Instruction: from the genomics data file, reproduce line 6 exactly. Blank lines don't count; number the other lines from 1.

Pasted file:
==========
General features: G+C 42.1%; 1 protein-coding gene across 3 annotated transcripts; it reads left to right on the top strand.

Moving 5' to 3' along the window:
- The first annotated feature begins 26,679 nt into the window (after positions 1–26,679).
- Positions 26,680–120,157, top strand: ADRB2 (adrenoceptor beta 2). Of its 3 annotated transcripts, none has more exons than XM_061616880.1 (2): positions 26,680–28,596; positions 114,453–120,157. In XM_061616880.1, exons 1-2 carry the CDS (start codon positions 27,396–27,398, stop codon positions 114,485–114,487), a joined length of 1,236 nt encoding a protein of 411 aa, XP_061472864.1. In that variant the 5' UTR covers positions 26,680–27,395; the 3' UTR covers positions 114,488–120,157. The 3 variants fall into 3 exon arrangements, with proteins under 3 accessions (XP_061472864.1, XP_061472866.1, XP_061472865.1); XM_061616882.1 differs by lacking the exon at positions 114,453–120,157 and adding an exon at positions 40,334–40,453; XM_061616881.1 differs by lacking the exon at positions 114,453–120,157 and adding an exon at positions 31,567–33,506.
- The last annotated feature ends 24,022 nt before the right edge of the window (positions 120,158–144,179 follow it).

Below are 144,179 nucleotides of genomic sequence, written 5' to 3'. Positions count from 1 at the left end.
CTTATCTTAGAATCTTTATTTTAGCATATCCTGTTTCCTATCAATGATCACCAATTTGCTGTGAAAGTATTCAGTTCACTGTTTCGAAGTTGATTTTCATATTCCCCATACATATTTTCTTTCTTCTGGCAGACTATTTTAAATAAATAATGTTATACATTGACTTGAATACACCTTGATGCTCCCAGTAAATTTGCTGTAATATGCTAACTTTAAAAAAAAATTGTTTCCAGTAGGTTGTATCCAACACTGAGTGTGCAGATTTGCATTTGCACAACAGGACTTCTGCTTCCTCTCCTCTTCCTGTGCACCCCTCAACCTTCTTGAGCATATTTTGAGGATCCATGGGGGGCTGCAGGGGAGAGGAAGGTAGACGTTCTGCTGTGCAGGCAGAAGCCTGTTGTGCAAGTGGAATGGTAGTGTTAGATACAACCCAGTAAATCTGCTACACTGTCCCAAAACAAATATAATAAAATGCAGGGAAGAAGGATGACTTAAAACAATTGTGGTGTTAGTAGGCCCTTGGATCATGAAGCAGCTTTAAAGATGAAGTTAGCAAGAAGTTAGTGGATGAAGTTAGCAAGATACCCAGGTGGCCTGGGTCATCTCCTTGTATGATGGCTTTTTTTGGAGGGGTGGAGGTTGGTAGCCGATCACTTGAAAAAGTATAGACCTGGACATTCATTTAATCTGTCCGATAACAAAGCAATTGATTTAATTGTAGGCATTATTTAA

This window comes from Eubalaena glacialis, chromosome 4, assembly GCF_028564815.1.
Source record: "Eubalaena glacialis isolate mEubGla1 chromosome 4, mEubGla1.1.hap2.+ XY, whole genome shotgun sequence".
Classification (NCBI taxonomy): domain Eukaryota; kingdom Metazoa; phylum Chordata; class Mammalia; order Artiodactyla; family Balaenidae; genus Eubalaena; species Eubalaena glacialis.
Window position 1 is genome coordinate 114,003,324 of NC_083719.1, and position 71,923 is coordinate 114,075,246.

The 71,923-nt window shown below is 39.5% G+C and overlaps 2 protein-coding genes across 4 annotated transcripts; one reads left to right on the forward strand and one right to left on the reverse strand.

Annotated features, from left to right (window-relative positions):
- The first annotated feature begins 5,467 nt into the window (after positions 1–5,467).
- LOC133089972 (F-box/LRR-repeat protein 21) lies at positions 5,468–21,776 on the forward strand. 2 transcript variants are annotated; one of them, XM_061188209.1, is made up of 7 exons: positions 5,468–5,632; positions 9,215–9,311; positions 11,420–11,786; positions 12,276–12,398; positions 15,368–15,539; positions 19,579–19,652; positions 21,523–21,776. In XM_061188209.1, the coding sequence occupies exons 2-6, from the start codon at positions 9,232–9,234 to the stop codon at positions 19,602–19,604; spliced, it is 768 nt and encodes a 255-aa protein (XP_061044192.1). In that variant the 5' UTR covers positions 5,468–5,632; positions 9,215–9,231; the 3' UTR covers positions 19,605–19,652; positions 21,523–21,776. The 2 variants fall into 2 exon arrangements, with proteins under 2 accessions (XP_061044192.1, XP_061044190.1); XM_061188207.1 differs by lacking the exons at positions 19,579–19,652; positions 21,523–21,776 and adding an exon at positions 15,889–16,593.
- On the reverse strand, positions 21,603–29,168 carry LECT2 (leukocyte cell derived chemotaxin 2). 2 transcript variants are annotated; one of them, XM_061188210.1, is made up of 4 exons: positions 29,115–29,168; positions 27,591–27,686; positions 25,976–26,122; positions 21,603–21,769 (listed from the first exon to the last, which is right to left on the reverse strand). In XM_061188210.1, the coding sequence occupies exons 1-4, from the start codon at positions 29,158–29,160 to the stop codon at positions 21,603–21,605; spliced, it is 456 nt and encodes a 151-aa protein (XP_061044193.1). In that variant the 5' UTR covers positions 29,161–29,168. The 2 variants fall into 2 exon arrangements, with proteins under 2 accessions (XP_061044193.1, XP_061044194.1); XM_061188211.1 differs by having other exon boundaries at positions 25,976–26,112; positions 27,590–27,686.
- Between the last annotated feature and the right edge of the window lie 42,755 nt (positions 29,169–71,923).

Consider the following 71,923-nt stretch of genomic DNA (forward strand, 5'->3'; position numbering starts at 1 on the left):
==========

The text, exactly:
Below are 144,179 nucleotides of genomic sequence, written 5' to 3'. Positions count from 1 at the left end.